Books Magazine

Les Misèrables

By Scriptedwhim
Les Misèrables
Les Misèrables, the musical based on Victor Hugo’s epic novel, is not subtle. It’s all pomp and bombast, every song rising to an explosive crescendo, every performer spilling their soul all over the stage, every theme shouted out in swooping, cacophonous leitmotif. That earnestness has served it well, as the stage show has been consistently popular since its debut in 1985. Without the benefit of a live setting, it’s harder to give oneself over to this screen version, but director Tom Hooper tries his damndest to show the audience a good, thoroughly miserable time.
The time is the early 19th century, the place post-Napoleonic France, by most accounts a sucky point at which to be alive. The story follows recently paroled criminal Jean Valjean (Hugh Jackman) over a span of years, starting immediately after his release from prison for stealing a loaf of bread, tracing his rise to an honest job as the mayor of a provincial village, and concluding with his involvement in one of France’s many failed bids for revolution. It’s sweeping stuff, the kind of material that would seem well-suited for musical adaptation, and the songs do not let it down. They are big. Really big, and there are a lot of them, each one an upwards curve leading to a series of glory notes designed to catapult viewers from their seats in spasms of inspiration. There are no small songs in Les Misèrables, only small singers.
Unfortunately, the movie has a couple of those. As Valjean, Broadway-trained Jackman acquits himself well, providing the movie with the closest thing it has to an anchor. As penniless prostitute Fantine, co-star Anne Hathaway gets the movie’s biggest moment, a raggedly affecting rendition of self-pitying power balled ‘I Dreamed A Dream,’ filmed in an almost uncomfortably close close-up. In a musical made up of big damn moments, it doesn’t get bigger than that. Others don’t fare as well. Amanda Seyfried, who plays Valjean’s adopted daughter Cosette, has a tinny voice pitched below the intensity her songs require. Russell Crowe has already taken a lot of flack for his performance as the relentlessly principled police office Javert. The flack is justified. His voice is thin and soft without much texture, and whenever he sings it brings whatever emotional momentum the movie has managed to build up to a stop.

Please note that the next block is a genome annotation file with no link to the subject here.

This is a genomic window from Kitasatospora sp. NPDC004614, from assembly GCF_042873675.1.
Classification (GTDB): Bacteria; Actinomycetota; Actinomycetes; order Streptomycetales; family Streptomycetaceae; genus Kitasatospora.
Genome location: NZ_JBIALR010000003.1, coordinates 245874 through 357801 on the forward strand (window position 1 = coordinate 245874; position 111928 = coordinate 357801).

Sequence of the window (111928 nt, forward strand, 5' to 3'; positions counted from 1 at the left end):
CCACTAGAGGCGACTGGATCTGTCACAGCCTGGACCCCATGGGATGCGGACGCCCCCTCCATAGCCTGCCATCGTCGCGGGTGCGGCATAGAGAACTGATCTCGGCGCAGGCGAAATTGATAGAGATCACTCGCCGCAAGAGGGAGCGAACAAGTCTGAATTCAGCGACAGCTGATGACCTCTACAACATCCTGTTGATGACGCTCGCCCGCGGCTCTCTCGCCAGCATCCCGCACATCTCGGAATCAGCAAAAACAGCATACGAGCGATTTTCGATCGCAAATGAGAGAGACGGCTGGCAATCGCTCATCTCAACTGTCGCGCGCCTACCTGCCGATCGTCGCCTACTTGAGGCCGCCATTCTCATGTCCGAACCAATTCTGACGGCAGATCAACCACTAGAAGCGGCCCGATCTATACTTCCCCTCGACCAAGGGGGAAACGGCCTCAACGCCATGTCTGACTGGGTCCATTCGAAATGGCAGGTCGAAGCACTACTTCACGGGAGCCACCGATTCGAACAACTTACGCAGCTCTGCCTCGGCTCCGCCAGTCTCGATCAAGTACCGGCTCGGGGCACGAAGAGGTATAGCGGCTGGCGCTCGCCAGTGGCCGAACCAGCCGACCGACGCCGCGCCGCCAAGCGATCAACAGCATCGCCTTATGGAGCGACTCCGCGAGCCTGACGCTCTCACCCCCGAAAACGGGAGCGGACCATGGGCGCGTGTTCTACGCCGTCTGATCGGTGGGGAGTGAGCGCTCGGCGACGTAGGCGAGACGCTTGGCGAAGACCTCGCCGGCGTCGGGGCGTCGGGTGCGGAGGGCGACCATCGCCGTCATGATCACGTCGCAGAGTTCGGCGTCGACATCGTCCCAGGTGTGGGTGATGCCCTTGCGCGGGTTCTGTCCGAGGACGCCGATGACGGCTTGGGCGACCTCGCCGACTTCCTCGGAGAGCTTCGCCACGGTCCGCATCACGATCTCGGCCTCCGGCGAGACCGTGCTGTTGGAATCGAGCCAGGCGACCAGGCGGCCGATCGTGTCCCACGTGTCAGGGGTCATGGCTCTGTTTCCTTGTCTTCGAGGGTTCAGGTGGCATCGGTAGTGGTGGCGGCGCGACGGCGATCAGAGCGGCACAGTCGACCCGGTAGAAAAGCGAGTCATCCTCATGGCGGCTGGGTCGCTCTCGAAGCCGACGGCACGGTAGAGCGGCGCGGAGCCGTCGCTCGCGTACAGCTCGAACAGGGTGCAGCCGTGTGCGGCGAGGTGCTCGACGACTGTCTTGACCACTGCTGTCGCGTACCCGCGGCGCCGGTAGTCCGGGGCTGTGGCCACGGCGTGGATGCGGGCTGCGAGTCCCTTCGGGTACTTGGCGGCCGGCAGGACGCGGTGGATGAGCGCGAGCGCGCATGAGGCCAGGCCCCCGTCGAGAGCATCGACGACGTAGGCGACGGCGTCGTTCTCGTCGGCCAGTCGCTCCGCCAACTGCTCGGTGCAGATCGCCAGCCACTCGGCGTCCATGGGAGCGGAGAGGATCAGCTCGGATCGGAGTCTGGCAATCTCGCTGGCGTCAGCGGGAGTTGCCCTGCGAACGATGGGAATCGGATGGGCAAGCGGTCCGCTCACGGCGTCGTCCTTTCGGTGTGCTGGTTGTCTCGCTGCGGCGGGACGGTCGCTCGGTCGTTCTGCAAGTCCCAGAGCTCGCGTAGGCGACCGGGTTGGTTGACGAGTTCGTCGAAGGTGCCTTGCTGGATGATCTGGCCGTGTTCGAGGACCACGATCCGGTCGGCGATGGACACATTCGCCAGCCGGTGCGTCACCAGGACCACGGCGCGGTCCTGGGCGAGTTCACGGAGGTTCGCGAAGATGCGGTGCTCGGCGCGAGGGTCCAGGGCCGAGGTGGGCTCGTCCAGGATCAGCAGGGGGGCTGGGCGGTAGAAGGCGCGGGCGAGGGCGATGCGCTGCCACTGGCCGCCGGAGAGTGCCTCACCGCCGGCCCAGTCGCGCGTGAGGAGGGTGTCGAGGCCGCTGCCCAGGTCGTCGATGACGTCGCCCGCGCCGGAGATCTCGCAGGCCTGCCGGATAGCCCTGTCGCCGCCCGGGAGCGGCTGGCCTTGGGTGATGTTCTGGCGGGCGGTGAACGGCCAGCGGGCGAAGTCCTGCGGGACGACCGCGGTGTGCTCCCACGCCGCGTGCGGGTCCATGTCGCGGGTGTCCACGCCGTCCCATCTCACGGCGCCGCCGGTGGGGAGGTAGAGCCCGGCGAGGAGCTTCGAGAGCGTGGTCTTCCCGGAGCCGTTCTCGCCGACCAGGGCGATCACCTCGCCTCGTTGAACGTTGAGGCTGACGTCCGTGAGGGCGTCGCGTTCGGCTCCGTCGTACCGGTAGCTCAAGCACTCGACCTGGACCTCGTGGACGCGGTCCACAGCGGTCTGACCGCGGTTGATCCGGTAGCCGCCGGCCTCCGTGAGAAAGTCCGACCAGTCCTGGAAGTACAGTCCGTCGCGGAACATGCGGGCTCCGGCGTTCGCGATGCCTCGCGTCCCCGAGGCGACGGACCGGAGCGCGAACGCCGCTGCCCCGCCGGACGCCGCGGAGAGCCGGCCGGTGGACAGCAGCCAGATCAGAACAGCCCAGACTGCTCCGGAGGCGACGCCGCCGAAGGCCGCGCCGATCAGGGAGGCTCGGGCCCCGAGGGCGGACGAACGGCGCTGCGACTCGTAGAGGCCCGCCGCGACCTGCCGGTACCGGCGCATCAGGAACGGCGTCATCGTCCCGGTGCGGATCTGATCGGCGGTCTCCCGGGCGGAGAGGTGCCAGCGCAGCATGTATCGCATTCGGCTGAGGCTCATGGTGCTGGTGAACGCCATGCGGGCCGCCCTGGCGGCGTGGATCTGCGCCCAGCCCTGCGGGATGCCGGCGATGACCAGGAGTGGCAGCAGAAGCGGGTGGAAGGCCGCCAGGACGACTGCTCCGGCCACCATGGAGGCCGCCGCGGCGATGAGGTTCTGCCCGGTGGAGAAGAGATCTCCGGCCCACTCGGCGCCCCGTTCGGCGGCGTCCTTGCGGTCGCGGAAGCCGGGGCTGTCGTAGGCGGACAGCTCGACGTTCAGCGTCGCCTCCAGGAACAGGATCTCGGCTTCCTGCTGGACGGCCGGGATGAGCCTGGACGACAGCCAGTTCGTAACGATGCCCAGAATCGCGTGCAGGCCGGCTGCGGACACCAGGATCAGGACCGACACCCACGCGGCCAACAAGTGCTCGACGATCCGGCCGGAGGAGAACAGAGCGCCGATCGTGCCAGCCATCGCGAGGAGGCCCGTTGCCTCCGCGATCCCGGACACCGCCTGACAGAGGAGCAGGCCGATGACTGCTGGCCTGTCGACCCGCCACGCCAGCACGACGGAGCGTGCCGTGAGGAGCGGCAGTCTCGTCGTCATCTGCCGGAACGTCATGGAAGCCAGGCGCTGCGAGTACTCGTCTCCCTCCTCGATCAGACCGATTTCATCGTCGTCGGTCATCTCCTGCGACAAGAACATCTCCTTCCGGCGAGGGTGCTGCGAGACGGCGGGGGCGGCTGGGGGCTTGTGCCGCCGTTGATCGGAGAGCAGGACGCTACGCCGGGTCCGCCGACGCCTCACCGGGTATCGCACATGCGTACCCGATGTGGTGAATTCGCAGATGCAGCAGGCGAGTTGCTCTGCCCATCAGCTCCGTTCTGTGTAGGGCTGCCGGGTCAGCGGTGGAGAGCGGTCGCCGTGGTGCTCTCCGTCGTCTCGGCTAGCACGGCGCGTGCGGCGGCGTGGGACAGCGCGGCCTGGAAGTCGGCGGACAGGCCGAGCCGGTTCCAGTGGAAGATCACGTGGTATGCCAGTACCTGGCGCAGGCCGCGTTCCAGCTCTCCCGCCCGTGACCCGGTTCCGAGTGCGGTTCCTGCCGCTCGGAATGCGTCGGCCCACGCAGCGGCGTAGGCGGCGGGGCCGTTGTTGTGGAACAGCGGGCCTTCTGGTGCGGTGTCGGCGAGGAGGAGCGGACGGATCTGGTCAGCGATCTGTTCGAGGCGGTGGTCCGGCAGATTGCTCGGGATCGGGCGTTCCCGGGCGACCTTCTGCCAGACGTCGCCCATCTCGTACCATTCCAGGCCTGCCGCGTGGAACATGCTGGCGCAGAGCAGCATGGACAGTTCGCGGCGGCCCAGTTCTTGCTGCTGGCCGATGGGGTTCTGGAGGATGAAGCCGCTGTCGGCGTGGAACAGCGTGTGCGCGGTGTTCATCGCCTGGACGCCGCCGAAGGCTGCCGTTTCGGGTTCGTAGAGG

And Les Misèrables, both as a stage musical and a movie, depends on that momentum to survive. There are no great insights here: it is terrible to be poor, life is hard but rewarding, and to love is a wonderful thing. The stage version of this show has been successful by pounding these messages relentlessly into its audience by way of soaring vocal pyrotechnics until they are too overcome to resist. The movie strips much of that away, opting for quieter, more intimate performances shot as often as not in intense close-ups. Sometimes, as in Fantine’s number, this works, but at others it seems like Hooper is searching for a subtlety that, despite the best efforts of his case and crew, is just not present.
Les Misèrables, then, works or doesn’t depending on the song being sung that minute, without much in the way of connective tissue. It soars, it drops, and ultimately it becomes a that-was-good, that-wasn’t, that-was-fun-what-else-is-on kind of historical epic.
A review by Dan Selcke

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